What Takes Priority? Protecting your Brain From Aging and Staving Off Dementia

Dementia is incredibly frightening. The Christian faith teaches us to honor our parents and take care of the elderly. More than any screaming monster clown or shark that can jump atop boats and fly in tornadoes, dementia is a real horror. Nearly a third of all Britons think that a dementia diagnosis means life is over, according to a recent Alzheimer’s Society report. What this means is incredible. Many people equate dementia with death- in a way, it very much is. But there are ways to keep your brain young and postpone dimentia, as taught by Leigh Richardson in Dallas.

So staving off aging and dementia has become an extremely high priority for many. The onset of that is a massive industry that often focuses in the wrong areas. Where can Britons place their attention to slow down aging in reasonable ways, and actually dramatically deter the possible onset of dementia?

Food Over Cosmetics

Cosmetic products promise to reduce aging, but a lot of this is speculative. If anything, it can prey on a willingness to be more attractive without actually having any legitimate anti-aging properties. This does not apply to all cosmetic products, but it is enough to warrant note. More importantly, food is the greatest contributing factor to reducing aging. Organic food, non-GMO products, and other types of food are becoming increasingly pivotal as more and more studies surface. More people should be knowledgeable about what they put in their body. It is inherently tied to all aspects of health, including aging.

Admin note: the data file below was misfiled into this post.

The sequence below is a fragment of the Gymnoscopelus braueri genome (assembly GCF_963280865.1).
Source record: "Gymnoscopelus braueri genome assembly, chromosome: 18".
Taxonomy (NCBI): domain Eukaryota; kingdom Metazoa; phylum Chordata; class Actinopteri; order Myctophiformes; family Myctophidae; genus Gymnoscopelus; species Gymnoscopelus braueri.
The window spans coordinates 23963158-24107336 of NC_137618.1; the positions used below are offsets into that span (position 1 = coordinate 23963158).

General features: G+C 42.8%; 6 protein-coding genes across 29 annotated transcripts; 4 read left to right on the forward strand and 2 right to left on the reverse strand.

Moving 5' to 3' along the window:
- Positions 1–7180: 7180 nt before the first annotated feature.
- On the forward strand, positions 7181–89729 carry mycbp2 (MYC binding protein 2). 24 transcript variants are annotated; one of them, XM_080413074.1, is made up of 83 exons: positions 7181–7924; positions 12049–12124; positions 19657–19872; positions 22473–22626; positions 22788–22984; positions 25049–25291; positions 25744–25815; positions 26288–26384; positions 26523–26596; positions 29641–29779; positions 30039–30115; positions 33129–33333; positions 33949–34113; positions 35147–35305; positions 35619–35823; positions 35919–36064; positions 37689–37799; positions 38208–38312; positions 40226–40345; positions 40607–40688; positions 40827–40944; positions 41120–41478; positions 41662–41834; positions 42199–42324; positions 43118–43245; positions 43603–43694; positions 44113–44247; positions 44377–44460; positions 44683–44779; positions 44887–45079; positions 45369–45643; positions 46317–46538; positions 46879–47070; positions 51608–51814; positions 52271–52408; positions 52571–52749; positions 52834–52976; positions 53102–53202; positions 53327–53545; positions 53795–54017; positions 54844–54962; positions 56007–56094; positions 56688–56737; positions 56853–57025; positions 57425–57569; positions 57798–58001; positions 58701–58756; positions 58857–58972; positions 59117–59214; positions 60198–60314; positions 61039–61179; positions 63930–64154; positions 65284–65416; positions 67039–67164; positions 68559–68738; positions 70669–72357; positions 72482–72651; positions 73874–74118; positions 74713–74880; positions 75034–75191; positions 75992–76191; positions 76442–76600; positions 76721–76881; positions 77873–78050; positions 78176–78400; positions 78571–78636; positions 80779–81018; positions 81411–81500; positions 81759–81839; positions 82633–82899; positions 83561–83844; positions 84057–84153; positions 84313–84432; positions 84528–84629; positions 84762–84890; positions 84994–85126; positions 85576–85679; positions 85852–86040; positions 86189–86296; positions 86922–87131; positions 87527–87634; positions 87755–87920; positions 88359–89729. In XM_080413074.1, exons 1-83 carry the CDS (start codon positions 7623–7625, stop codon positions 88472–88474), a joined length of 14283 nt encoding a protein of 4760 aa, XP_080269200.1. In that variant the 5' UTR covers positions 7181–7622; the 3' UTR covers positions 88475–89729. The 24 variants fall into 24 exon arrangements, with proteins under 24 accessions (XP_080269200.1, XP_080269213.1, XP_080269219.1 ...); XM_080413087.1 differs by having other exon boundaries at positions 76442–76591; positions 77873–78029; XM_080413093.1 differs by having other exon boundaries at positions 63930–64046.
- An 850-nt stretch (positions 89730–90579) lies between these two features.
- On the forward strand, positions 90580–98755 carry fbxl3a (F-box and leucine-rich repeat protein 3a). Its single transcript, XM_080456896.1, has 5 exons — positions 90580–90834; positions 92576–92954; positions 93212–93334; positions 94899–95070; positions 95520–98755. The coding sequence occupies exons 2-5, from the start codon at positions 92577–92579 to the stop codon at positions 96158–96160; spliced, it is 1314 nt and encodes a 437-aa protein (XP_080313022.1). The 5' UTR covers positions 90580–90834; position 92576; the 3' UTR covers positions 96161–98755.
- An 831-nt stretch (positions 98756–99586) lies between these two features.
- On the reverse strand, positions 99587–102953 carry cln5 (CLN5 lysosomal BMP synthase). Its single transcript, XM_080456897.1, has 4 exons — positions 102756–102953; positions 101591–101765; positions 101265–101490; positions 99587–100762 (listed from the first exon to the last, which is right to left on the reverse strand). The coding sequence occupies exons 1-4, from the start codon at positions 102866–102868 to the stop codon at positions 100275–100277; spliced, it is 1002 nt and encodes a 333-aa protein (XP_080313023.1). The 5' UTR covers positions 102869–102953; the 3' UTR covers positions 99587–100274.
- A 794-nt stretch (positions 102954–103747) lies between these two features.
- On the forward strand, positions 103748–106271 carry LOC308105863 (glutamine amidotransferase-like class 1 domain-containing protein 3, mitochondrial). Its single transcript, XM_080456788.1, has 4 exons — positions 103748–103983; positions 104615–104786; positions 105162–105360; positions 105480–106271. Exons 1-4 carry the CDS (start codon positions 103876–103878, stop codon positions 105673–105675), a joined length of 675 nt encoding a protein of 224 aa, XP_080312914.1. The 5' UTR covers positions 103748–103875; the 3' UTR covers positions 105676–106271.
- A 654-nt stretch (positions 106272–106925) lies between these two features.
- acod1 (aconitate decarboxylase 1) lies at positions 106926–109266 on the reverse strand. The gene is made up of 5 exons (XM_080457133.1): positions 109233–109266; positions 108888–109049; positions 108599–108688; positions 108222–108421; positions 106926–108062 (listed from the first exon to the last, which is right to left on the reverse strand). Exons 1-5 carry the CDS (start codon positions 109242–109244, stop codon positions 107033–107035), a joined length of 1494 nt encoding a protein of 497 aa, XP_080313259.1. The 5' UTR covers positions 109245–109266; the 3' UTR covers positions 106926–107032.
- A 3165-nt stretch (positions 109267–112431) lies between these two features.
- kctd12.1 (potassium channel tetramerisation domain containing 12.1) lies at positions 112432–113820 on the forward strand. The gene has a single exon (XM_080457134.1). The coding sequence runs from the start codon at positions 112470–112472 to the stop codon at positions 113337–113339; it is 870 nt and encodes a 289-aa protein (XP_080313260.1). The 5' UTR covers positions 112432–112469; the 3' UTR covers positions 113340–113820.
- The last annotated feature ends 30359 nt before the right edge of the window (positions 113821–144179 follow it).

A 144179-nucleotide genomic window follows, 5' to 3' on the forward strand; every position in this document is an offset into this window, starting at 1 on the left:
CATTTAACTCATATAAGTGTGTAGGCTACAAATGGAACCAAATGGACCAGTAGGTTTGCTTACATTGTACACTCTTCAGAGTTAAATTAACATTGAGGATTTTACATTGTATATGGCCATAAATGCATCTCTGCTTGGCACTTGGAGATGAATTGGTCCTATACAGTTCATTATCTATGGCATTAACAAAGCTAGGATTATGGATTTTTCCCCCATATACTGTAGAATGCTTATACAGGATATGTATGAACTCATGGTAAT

Physical Exercise Over Video Game Exercise

To be in a state of actively protecting your brain f rom aging, exercise is necessary. Really, only in the last decade have studies shown the immediate and momentous value of exercise. It helps in all areas of health. It helps fight off depression. It alleviates stress, it regulates hormones, etc. Some people find exercise to be the ultimate tool against nearly all ailments and it is hard to find a scenario where exercise would not help, in some regard, at least.

Interestingly, video games have been touted as reliable ways to stave off aging by supplying the brain with puzzles and interactions. Nintendo has developed a franchise around this concept. It is called “Brain Age,” and three titles are out now with sales in the millions. PositScience is another source that promises anti-aging through what are dubbed brain exercises. These brain exercises involve numbers, letters, and shapes to invigorate the brain to think in new ways. It is a wonderful thought experience. Yet, as of now, there are very few legitimate studies that substantiate anti-aging through video games of this kind. There are even less official explorations of adventure or shooting games that substantiate the same argument. In all, it is a valid (and sensible) argument with not a lot of concrete evidence.

Video games are likely effective sources in minimizing aging through brain stimulation. Yet, like anything, it can be easily overdone. Can they help in a brain injury? What are the long-term benefits for anti-aging? Video games may help coordination and keep the mind occupied, but their results on anti-aging are more precarious.

Knowledge Over Blatant Media Sensations

It has been stated that dementia is an incredibly concerning ailment and disease. When people are extra sensitive to something, they can often take this to the extreme. Furthermore, the media knows this and may exploit it for clicks and ratings. The web is a big problem here. Many people pursue clicks over real studies.

Experts suggest being discerning about where knowledge on a topic is coming from. This takes a bit of patience, but it can really cause people to slow down and absorb what they are hearing and from what source. A study is, in itself, not proof of anything. It always depends on the source of the study and how it has been performed. In this day and age of fast information expansion, a bad fact or poor study can cultivate a larger story that goes off the rails. Some common thoughts now have originated from bad studies that have been debunked years ago.

Be cautious of the source. Find reputable resources to gain knowledge from. Build a repertoire of reliable physicians and scientists who are trusted and minimize media sensations with a suspicious eye. Not all information is accurate. In a field so dire and so in need of answers, bad information can run awry.



Comments are Disabled